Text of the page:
Implementation of 3D Printing in the Manufacturing Industries
Published by : Industrial Automation
3D printing is one of the suitable for hardware design and development cycle for the manufacturing industries. 3D printing is one of the most flexible and cost-effective prototyping methods. There are few better ways to test designs at a cost-effective price point, helping designers iterate through the rapid prototyping development cycle from low-fidelity concept models to near-production prototypes.
How to Speed Rapid Production through the adoption of 3D printing?
The upfront tooling costs of injection molding also pairs with a slower time to production. 3D printing is well known for its speed, which enables a user to design a 3D CAD file, upload the file to get an instant quote from 3D printing services like Xometry and send the part straight to the printer. Some 3D printing service bureaus can even print hundreds to thousands of parts overnight with proper build configurations. It may be possible, for example, to fit 300 small parts, or parts within a 2” bounding box, into the build bed of a single industrial printer. It should be noted that parts of different sizes are typically more cost-effective for rapid production via 3D printing over injection molding, too. Creating a small mold via CNC machining, for example, may require specialized lathes and may incorporate higher tolerances, both of which can dramatically increase tooling costs.
In contrast to the speedy ordering and production of 3D printed parts, injection molding is a multi-step process. It first requires detailed consultation with injection molding experts on the design and manufacturing of the mold (typically created via CNC machining) as well as one or multiple trials runs on the mold. The mold must be adjusted and finalized with further machining or a remake of the mold. This pre-production tooling may take an average of 10 days, which adds to the lead time of parts. At this rate, 3D printing production is certainly the best bet for getting the product to market.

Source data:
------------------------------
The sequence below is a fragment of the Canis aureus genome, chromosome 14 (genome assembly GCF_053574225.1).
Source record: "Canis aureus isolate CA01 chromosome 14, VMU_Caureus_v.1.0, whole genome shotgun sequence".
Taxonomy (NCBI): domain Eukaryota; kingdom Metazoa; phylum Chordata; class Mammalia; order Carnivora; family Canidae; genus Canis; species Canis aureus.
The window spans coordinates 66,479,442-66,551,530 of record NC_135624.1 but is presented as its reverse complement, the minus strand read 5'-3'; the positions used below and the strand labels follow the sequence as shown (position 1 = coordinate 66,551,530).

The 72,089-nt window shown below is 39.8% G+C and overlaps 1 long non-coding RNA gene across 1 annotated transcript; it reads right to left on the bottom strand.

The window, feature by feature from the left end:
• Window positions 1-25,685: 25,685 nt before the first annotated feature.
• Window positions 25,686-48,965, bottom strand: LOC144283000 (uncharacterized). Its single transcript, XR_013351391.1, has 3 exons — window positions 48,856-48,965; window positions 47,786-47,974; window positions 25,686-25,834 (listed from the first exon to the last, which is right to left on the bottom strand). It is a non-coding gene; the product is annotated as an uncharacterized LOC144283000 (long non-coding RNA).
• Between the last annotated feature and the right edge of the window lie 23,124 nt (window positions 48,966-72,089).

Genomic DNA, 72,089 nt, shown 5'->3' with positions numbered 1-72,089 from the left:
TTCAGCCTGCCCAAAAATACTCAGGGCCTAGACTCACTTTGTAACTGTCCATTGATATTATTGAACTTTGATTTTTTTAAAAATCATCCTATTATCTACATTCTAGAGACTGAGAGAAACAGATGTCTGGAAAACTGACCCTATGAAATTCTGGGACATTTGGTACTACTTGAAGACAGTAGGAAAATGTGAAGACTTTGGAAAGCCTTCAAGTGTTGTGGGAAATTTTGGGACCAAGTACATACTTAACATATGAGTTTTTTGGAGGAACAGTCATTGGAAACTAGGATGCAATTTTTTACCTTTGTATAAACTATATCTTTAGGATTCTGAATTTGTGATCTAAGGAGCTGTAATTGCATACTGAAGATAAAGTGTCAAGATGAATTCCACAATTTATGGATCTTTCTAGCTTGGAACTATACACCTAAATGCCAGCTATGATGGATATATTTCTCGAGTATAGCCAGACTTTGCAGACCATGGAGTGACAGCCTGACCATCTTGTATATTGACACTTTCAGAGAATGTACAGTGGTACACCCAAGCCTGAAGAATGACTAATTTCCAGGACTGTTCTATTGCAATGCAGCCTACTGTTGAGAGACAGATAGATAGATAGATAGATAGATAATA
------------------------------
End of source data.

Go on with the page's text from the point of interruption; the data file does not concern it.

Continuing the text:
How to scale manufacturing processes with 3D Printing in the industries?
3D printing is a process that’s most frequently used for rapid and functional prototypes, but also produces parts that are suitable for end-use environments and applications. When thinking about whether to scale production of plastic parts with injection molding or 3D printing, 3D printing has the advantage when it comes to rapid production and on-demand inventory management. In addition, 3D printing production is cost-effective when upfront tooling costs are prohibitive or final quantities are unknown. Finally, industrial 3D printed parts are extremely durable and have a range of surface finishing options that make the parts comparable to the mechanical and cosmetic qualities of injection molded parts. For many applications such as automotive, medical, industrial, and more, 3D printed part quality works extremely well.